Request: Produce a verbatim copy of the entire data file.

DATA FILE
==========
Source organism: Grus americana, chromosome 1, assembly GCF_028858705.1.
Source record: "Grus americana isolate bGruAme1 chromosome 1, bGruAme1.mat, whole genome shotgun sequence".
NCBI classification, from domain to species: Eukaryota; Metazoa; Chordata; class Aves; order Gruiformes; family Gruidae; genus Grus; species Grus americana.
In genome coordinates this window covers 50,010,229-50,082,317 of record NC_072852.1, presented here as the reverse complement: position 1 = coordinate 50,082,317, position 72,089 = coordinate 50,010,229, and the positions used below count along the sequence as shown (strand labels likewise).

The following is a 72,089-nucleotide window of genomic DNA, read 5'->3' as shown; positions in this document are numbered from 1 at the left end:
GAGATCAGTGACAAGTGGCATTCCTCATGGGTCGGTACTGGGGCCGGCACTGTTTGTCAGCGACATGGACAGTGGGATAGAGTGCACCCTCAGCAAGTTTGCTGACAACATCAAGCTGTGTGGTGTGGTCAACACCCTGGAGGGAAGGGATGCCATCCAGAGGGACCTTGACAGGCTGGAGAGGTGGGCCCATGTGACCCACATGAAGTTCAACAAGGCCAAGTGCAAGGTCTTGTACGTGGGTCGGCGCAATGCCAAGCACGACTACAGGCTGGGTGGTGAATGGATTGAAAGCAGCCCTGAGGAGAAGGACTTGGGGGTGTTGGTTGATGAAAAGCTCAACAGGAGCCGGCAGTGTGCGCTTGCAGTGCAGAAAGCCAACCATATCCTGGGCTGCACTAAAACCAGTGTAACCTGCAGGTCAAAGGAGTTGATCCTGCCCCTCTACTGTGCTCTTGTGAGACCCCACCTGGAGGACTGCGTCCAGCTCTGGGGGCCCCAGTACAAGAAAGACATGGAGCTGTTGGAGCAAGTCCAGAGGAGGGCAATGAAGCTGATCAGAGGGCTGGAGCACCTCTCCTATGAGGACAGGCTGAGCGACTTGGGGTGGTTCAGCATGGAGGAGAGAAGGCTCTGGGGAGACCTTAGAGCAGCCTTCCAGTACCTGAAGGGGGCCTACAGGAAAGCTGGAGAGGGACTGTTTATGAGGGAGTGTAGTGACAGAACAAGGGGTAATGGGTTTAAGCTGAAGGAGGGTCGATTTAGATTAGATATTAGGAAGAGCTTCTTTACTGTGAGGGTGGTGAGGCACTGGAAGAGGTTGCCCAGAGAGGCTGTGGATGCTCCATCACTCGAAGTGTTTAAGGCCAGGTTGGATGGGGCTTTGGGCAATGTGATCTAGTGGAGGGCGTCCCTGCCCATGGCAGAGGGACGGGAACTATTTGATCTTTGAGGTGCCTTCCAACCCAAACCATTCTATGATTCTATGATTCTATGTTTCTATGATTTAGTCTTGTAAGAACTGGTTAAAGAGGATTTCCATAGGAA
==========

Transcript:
Source organism: Grus americana, chromosome 1, assembly GCF_028858705.1.
Source record: "Grus americana isolate bGruAme1 chromosome 1, bGruAme1.mat, whole genome shotgun sequence".
NCBI classification, from domain to species: Eukaryota; Metazoa; Chordata; class Aves; order Gruiformes; family Gruidae; genus Grus; species Grus americana.
In genome coordinates this window covers 50,010,229-50,082,317 of record NC_072852.1, presented here as the reverse complement: position 1 = coordinate 50,082,317, position 72,089 = coordinate 50,010,229, and the positions used below count along the sequence as shown (strand labels likewise).

The following is a 72,089-nucleotide window of genomic DNA, read 5'->3' as shown; positions in this document are numbered from 1 at the left end:
GAGATCAGTGACAAGTGGCATTCCTCATGGGTCGGTACTGGGGCCGGCACTGTTTGTCAGCGACATGGACAGTGGGATAGAGTGCACCCTCAGCAAGTTTGCTGACAACATCAAGCTGTGTGGTGTGGTCAACACCCTGGAGGGAAGGGATGCCATCCAGAGGGACCTTGACAGGCTGGAGAGGTGGGCCCATGTGACCCACATGAAGTTCAACAAGGCCAAGTGCAAGGTCTTGTACGTGGGTCGGCGCAATGCCAAGCACGACTACAGGCTGGGTGGTGAATGGATTGAAAGCAGCCCTGAGGAGAAGGACTTGGGGGTGTTGGTTGATGAAAAGCTCAACAGGAGCCGGCAGTGTGCGCTTGCAGTGCAGAAAGCCAACCATATCCTGGGCTGCACTAAAACCAGTGTAACCTGCAGGTCAAAGGAGTTGATCCTGCCCCTCTACTGTGCTCTTGTGAGACCCCACCTGGAGGACTGCGTCCAGCTCTGGGGGCCCCAGTACAAGAAAGACATGGAGCTGTTGGAGCAAGTCCAGAGGAGGGCAATGAAGCTGATCAGAGGGCTGGAGCACCTCTCCTATGAGGACAGGCTGAGCGACTTGGGGTGGTTCAGCATGGAGGAGAGAAGGCTCTGGGGAGACCTTAGAGCAGCCTTCCAGTACCTGAAGGGGGCCTACAGGAAAGCTGGAGAGGGACTGTTTATGAGGGAGTGTAGTGACAGAACAAGGGGTAATGGGTTTAAGCTGAAGGAGGGTCGATTTAGATTAGATATTAGGAAGAGCTTCTTTACTGTGAGGGTGGTGAGGCACTGGAAGAGGTTGCCCAGAGAGGCTGTGGATGCTCCATCACTCGAAGTGTTTAAGGCCAGGTTGGATGGGGCTTTGGGCAATGTGATCTAGTGGAGGGCGTCCCTGCCCATGGCAGAGGGACGGGAACTATTTGATCTTTGAGGTGCCTTCCAACCCAAACCATTCTATGATTCTATGATTCTATGTTTCTATGATTTAGTCTTGTAAGAACTGGTTAAAGAGGATTTCCATAGGAA